Airport lounges are adjusting to the our new world by reducing shared spaces, especially those involving food.
I flew though Istanbul Sunday and spent a few hours in the Turkish Airlines Business lounge, one of my favorite lounges in the world. Turkish, like airlines around the world, is taking steps to reduce the transmission of germs in its still-crowded lounges.
Yes, the lounge was still packed. In the midday rush, most seats were taken and the lounge looked like any other day. Coffee stations were still open, though baristas wore masks. Food stations were still open but operated with a slight twist (at least at some stations); a chef will hand you a finished dish (versus you serving yourself).
Self-serve pide and nuts are no longer available.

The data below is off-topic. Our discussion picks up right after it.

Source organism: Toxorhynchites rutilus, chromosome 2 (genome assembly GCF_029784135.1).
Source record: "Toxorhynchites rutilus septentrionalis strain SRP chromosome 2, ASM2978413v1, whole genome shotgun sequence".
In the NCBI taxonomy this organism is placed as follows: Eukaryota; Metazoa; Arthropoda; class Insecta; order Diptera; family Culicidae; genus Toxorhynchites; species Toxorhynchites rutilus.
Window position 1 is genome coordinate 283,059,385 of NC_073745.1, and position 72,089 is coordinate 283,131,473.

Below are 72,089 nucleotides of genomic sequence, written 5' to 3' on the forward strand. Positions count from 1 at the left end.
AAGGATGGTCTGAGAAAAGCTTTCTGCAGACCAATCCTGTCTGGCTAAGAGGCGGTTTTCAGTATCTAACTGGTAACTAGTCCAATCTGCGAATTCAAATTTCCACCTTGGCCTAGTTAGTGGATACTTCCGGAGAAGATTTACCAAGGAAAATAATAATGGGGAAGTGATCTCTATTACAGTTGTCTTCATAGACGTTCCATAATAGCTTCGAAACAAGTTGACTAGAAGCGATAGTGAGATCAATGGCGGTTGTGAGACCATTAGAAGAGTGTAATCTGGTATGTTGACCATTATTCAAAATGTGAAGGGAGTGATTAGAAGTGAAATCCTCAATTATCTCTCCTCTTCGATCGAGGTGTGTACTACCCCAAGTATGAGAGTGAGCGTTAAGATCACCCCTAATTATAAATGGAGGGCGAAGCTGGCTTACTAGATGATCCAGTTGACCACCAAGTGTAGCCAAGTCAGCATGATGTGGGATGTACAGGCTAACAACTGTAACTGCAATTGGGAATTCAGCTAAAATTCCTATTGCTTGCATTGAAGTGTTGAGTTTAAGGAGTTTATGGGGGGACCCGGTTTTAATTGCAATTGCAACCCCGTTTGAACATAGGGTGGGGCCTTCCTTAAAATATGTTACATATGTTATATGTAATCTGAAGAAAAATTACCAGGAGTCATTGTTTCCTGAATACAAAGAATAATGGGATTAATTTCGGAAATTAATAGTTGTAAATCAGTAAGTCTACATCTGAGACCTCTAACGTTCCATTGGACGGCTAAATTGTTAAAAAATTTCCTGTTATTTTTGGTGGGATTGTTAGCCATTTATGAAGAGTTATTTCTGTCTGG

The buffet, which likely presented the highest risk of contamination considering the hundreds of hands that touched it each hour, has replaced large bowls and platters with individual portions in single-use containers.
Take a look:
Restrooms and showers were still operational, but a cleaner was stationed inside restrooms whose job was to essentially continuously sanitize restroom surfaces.
Turkish Airlines offers one of the largest and consistently busy airport lounges in the world. Its steps to minimize the spread of germs are similar, though, to what many airport lounges around the world are now doing. If the situation worsens, it would not surprise me to see many airport lounges eliminate food and drink all together beyond a small number of pre-packaged snacks and drinks. We’re already moving in that direction in the USA.